6. They do not all wave rainbow flags and march in pride parades.

This does not mean they don’t have pride, but many LGBT couples just want to live normal lives without being on spectacle. To most, being able to hold their partner’s hand in public on any given day without being stared at means more than all the pride parades in the world.

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7. Mars vs. Venus is not an issue in their relationships.

They get each other, which is a great perk. It is much easier to communicate with someone who is “wired” the same way. Unlike heterosexual couples who have gender differences to navigate, LGBT couples better understand each other’s thoughts, feelings, experiences, and motivations, making communication between them much easier. This is not to say that they don’t argue, just like every relationship there will be rough patches!

8. Their love is like anyone else’s love.

The way they fall in love is no different from straight people. The potent feelings that bring people together are exactly the same. They have strong, long-lasting, happy, monogamous relationships. LGBT relationships can succeed or fail since it is the individuals in a relationship, not the genders, who make or break a relationship.

Featured photo credit: DGLimages via depositphotos.com

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Last Updated on February 13, 2019

10 Things Happy People Do Differently

10 Things Happy People Do Differently

Think being happy is something that happens as a result of luck, circumstance, having money, etc.? Think again.

Happiness is a mindset. And if you’re looking to improve your ability to find happiness, then check out these 10 things happy people do differently.

Happiness is not something ready made. It comes from your own actions. -Dalai Lama

1. Happy people find balance in their lives.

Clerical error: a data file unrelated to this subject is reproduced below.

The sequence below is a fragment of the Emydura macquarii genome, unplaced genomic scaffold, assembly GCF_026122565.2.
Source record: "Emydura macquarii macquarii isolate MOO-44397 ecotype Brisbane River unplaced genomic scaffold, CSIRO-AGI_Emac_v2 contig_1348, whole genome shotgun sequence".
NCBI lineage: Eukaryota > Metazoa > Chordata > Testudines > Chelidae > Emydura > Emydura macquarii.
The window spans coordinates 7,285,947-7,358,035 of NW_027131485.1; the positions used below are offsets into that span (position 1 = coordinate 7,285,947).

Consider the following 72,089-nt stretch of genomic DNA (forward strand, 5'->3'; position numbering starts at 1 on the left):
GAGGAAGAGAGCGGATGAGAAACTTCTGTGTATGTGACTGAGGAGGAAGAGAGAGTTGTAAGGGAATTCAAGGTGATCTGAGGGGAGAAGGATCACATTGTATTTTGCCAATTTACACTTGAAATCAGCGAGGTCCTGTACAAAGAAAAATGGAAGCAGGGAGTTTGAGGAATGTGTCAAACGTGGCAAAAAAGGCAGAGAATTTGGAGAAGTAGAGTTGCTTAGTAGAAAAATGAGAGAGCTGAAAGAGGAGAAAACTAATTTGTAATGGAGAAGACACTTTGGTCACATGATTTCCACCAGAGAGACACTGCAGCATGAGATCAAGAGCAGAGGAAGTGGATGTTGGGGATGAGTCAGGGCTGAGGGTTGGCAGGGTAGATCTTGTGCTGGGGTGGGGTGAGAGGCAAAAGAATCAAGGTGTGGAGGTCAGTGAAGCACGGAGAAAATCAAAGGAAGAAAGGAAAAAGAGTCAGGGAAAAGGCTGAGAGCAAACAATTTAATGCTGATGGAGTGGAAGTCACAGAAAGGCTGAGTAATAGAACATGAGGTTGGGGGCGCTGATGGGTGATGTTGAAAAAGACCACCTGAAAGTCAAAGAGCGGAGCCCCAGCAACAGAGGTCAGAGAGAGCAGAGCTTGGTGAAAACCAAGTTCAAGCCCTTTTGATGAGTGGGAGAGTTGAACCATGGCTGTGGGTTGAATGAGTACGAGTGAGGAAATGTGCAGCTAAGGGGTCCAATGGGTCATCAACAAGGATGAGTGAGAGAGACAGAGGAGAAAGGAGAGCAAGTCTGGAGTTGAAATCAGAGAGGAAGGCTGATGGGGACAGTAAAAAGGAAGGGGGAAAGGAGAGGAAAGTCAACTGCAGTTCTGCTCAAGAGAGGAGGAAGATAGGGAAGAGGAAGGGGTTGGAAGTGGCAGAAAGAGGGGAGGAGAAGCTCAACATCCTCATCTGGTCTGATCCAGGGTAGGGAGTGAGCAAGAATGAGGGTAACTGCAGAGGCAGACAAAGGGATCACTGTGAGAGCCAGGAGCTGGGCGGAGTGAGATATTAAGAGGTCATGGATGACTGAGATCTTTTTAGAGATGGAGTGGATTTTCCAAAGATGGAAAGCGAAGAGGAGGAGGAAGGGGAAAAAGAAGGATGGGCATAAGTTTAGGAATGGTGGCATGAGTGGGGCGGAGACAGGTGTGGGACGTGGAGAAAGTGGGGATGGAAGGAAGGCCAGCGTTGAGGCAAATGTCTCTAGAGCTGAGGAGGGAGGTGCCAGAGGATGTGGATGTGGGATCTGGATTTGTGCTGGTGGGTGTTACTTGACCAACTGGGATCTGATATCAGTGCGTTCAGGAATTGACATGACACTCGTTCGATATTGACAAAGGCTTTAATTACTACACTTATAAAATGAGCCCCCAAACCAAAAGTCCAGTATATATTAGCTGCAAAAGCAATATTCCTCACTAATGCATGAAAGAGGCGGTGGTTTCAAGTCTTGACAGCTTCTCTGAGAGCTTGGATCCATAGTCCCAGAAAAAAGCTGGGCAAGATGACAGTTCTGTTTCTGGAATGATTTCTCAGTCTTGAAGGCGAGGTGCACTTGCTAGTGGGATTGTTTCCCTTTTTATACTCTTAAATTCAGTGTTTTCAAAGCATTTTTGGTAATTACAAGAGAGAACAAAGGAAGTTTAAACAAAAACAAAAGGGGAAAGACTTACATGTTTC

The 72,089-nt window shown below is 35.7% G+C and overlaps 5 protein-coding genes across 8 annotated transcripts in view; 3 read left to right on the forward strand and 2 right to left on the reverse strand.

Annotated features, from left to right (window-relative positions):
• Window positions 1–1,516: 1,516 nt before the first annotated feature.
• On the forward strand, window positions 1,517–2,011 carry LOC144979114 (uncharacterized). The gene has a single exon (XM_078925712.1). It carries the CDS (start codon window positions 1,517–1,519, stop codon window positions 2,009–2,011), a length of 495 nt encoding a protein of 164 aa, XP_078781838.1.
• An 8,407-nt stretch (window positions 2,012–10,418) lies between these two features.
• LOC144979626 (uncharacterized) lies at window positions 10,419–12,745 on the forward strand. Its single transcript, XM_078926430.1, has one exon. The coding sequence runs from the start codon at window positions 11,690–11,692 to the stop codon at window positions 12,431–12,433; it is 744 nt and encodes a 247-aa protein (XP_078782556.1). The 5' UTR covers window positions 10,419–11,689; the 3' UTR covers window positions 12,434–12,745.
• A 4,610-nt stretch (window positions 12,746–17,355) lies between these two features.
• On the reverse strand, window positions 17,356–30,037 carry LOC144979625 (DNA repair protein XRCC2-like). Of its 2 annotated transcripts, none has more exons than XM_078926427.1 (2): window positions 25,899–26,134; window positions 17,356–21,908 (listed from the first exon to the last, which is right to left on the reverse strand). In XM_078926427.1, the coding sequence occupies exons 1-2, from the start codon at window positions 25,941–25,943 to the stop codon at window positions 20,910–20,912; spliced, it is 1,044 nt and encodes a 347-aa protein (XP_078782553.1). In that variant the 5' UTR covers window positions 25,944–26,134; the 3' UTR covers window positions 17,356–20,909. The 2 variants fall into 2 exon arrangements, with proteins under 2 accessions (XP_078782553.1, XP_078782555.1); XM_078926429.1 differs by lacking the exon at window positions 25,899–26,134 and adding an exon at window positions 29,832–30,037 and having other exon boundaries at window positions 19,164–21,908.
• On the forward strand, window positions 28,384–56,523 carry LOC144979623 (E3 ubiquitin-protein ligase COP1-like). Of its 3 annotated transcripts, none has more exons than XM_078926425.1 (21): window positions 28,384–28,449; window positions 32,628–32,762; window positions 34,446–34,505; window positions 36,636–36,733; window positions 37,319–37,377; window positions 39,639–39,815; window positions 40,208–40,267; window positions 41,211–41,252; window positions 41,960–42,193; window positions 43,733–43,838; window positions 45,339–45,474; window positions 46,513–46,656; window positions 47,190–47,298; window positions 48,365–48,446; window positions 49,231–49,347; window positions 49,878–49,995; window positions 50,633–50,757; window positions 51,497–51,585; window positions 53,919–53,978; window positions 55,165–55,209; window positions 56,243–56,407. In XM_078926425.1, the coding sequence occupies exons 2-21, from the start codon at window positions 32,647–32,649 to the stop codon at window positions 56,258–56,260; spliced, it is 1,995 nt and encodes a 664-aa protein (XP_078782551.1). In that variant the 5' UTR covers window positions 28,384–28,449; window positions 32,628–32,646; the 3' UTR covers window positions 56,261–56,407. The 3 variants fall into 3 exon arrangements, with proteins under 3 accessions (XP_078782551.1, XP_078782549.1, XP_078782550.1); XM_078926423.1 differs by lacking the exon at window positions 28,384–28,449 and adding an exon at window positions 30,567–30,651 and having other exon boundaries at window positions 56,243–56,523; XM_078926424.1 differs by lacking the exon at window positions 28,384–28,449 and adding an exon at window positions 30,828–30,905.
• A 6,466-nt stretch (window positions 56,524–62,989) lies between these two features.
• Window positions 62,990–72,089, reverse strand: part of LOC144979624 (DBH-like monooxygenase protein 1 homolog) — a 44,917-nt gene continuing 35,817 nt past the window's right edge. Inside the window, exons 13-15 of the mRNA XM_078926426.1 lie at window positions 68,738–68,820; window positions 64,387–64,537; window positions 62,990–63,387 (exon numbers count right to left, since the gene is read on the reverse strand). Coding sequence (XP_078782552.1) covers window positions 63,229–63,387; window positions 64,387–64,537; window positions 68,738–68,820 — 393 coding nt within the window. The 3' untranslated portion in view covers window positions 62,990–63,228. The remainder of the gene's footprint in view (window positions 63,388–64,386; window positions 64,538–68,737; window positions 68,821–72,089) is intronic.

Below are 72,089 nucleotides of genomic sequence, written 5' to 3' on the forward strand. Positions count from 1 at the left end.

Folks who are happy have this in common: they’re content with what they have, and don’t waste a whole lot of time worrying and stressing over things they don’t. Unhappy people do the opposite: they spend too much time thinking about what they don’t have. Happy people lead balanced lives. This means they make time for all the things that are important to them, whether it’s family, friends, career, health, religion, etc.

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2. Happy people abide by the golden rule.

You know that saying you heard when you were a kid, “Do unto others as you would have them do to you.” Well, happy people truly embody this principle. They treat others with respect. They’re sensitive to the thoughts and feelings of other people. They’re compassionate. And they get treated this way (most of the time) in return.

3. Happy people don’t sweat the small stuff.

One of the biggest things happy people do differently compared to unhappy people is they let stuff go. Bad things happen to good people sometimes. Happy people realize this, are able to take things in stride, and move on. Unhappy people tend to dwell on minor inconveniences and issues, which can perpetuate feelings of sadness, guilt, resentment, greed, and anger.